Sunday, April 3, 2011

Where Are Our Leaders?

Thinking more on what I wrote yesterday, about Jesus searching in vain for us, I realized that part of the problem is that we too are searching. We are searching for our leaders to lead us. We’re not looking to help our neighbors because we look for and expect that others will do that for us, as if the commandment about loving our neighbors doesn’t really apply to us anymore, because we’ve delegated that responsibility – “You commanded me to do that, God? No problem, I delegated it to the state to do for me; it’s not my fault if they fail, is it?” We have largely become in this country, in matters of faith and morals, like sheep looking for our leader. We look to others to lead us to do the right thing or to do it for us, and even largely accept what they define as right. We’ve stopped looking for what is right ourselves, whether because of moral relativism or just plain laziness on our part. Perhaps we’ve had it too good for too long, and we don’t know what to do in times of suffering and pain anymore. In times of tragedy we yell: “Medic! Doctor! Help me!” And we’d let ourselves (and our neighbors) die before we’d think to help ourselves. We all look to the state or the next guy to do things, or perhaps to lead us to do them, but we don’t think to do them ourselves.

I’m reminded of an episode of Mayberry RFD which I recently watched on television with my mom. In it, little Opie Taylor hits the ball through the window of a haunted house, and then he and his buddy debate who is going to go in and get the ball. “Not me!” “Well, you hit it there.” “Well, you pitched it outside.” And then of course: “You’re not chicken, are you?” They spent a lot of time debating who would go in, but they knew that someone HAD to go in --- that point was never in doubt. Later in the episode, even deputy Barney Fife (Don Knotts) was afraid to go into the haunted house (no surprise there; some people always are afraid to go forward, even when they know they have to – you know them and I know them, those incapable of leading, even themselves). Just so you won’t wonder about the ending to the story, it turns out that the town drunk, Otis, was running a still in the basement of the house, and creating the haunting effects. (No surprise there, either.)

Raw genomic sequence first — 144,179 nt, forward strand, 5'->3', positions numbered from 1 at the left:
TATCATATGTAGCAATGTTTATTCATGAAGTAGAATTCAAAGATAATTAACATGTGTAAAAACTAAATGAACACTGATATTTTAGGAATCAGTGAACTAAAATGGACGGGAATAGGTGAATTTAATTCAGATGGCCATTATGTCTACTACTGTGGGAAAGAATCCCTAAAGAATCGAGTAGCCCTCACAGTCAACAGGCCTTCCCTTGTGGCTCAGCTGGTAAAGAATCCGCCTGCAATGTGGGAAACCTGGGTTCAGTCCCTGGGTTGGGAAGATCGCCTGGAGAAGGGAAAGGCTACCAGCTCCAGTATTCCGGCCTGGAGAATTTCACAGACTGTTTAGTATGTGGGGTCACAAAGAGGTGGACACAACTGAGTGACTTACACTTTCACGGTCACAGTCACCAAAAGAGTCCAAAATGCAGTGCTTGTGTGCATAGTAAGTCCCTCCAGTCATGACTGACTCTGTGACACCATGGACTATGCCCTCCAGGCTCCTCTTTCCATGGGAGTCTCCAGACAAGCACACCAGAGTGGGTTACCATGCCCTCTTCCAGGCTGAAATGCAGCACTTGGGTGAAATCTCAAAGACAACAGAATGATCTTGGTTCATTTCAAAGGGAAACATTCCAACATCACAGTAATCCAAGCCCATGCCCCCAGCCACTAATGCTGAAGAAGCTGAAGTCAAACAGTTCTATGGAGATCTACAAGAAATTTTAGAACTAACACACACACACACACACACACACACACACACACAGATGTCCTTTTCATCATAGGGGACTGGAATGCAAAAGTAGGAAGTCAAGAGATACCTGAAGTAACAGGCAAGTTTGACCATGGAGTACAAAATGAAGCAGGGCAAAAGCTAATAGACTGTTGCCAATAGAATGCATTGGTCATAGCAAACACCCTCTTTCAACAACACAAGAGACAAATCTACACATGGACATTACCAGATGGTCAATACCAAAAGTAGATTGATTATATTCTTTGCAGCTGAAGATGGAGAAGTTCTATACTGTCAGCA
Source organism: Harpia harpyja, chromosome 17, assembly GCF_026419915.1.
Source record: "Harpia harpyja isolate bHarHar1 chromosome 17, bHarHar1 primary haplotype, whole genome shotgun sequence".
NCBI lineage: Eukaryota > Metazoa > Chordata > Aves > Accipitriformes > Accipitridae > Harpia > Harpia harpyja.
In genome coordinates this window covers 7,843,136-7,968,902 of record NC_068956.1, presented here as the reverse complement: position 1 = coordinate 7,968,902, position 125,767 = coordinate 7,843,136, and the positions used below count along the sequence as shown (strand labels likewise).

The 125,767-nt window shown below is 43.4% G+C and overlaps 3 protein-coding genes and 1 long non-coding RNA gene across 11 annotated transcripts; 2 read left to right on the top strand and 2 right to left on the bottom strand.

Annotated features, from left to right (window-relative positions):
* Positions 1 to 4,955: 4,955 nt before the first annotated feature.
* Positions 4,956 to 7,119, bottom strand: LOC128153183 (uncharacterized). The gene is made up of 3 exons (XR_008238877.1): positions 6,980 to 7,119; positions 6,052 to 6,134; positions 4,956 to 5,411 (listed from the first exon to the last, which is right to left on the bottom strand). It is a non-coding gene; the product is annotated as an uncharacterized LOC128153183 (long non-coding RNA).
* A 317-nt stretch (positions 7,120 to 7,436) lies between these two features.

The point of my telling that story is that it so resembles what is going on in America today. There is no money in the state or federal coffers, and we can’t keep borrowing, so “someone” has to cut expenses. “Not me!” “Well, you passed the bills that spent the money, you find a fix." "Well, you didn’t propose any alternatives and took that lobbyist’s money, so you find a fix.” The thing is, we all know that we have to cut spending, but no one wants to be the one to propose it. “Chicken?” Maybe that’s what we all need to send in a wire to Congress; maybe that’s the word which will get them moving; they are acting like such little children. Or maybe we need to paste it on the bathroom mirror, because we’re no better.

The Wall Street Journal recently said that total unemployment is 19% in this country; our neighbors need help, now! “The government should do something about that; it’s their fault.” “I don’t see why they can’t just lay off all government workers to save money (laying off more people will help unemployment?).” “The Church should do something, have special collections or something.” Nowhere do we find individuals saying “I’ll do something.” Don't you remember that when Jesus saw the poor, the lame, the sick, HE helped them?